The Diplomat's Daughter

The Diplomat's Daughter

Large Print - 2017
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For fans of All the Light We Cannot See and Orphan Train , the author of the "thought-provoking" ( Library Journal, starred review) and "must-read" ( PopSugar ) novel The Gilded Years crafts a captivating tale of three young people divided by the horrors of World War II and their journey back to one another.
During the turbulent months following the 1941 bombing of Pearl Harbor, twenty-one-year-old Emi Kato, the daughter of a Japanese diplomat, is locked behind barbed wire in a Texas internment camp. She feels hopeless until she meets handsome young Christian Lange, whose German-born parents were wrongfully arrested for un-American activities. Together, they live as prisoners with thousands of other German and Japanese families, but discover that love can bloom in even the bleakest circumstances.
When Emi and her mother are abruptly sent back to Japan, Christian enlists in the United States Army, with his sights set on the Pacific front--and, he hopes, a reunion with Emi--unaware that her first love, Leo Hartmann, the son of wealthy of Austrian parents and now a Jewish refugee in Shanghai, may still have her heart.
Fearful of bombings in Tokyo, Emi's parents send her to a remote resort town in the mountains, where many in the foreign community have fled. Cut off from her family, struggling with growing depression and hunger, Emi repeatedly risks her life to help keep her community safe--all while wondering if the two men she loves are still alive.
As Christian Lange struggles to adapt to life as a soldier, his unit pushes its way from the South Pacific to Okinawa, where one of the bloodiest battles of World War II awaits them. Meanwhile, in Japanese-occupied Shanghai, as Leo fights to survive the squalor of the Jewish ghetto, a surprise confrontation with a Nazi officer threatens his life. For each man, Emi Kato is never far from their minds.
Flung together by war, passion, and extraordinary acts of selflessness, the paths of these three remarkable young people will collide as the fighting on the Pacific front crescendos. With her "elegant and extremely gratifying" ( USA TODAY ) storytelling, Karin Tanabe paints a stunning portrait of a turning point in history.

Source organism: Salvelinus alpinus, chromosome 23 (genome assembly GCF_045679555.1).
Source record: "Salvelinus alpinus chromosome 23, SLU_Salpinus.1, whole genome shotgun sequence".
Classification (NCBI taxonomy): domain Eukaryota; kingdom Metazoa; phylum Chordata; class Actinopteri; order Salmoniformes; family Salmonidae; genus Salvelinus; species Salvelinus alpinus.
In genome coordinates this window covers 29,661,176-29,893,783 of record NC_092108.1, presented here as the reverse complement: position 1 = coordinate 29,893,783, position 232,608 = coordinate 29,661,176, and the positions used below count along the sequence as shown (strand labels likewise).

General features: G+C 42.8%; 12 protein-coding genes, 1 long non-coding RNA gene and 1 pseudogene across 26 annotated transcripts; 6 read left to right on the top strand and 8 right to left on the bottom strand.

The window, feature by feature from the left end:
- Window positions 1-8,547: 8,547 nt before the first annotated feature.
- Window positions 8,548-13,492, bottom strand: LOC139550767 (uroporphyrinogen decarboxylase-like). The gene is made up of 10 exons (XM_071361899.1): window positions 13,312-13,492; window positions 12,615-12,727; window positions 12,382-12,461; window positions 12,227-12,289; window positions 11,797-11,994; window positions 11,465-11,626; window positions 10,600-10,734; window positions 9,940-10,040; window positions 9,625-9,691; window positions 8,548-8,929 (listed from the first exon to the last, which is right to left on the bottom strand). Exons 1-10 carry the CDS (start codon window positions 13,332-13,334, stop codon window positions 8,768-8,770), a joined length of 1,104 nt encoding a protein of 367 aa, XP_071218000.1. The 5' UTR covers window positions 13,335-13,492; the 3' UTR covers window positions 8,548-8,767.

Publisher: Farmington Hills, Michigan : Thorndike Press, a part of Gale, Cengage Learning, ©2017.
Edition: Large print edition
ISBN: 9781432841126
1432841122
Characteristics: 665 pages ;,23 cm.

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darladoodles
Jul 19, 2017

A big thanks for Simon & Schuster for giving me the opportunity to read an advance copy of this book. This is my second book by Karin Tanabe; I read "The Gilded Years" in 2016 and I was looking forward to this new perspective on WW II.

Indeed this book did provide a multitude of information that I had never read about before regarding the Japanese and Germans interned together in Texas and then exchanged for citizens coming back to America from their respective countries. For concept and new perspective as well as the author's own connection to the war in Japan, I would give this book five stars.

The stories of these young people give us all a firsthand look at the hardships experienced by so many factions of society in so many countries during the war. Money was no guarantee of comfort and even though these three families lived in luxury before Hitler came into power -- their accumulated money, treasures an social status were nearly useless with the exception of having more resources to exit a country where death is certain and go to a location where they could at least eke out survival.

We are also reminded (as in "The Gilded Cage") of the walls and barriers faced by those who were the wrong color, wrong nationality or wrong religion. The perception of "wrong" being in the mind of those in Austria, America and Japan. It is hard to read about these situations and see the ingrained prejudices. What will our descendants see in our attitudes and actions when they read out stories?

As I read the book I did find that some of the story was slowed down to a crawl while other aspects were glossed over. Why did the Japanese hate the Chinese in Shanghai so much? Did Leo's family realized how badly Emi was treated by the Hitler Youth right outside their home? How did Christian find Emi after the war?

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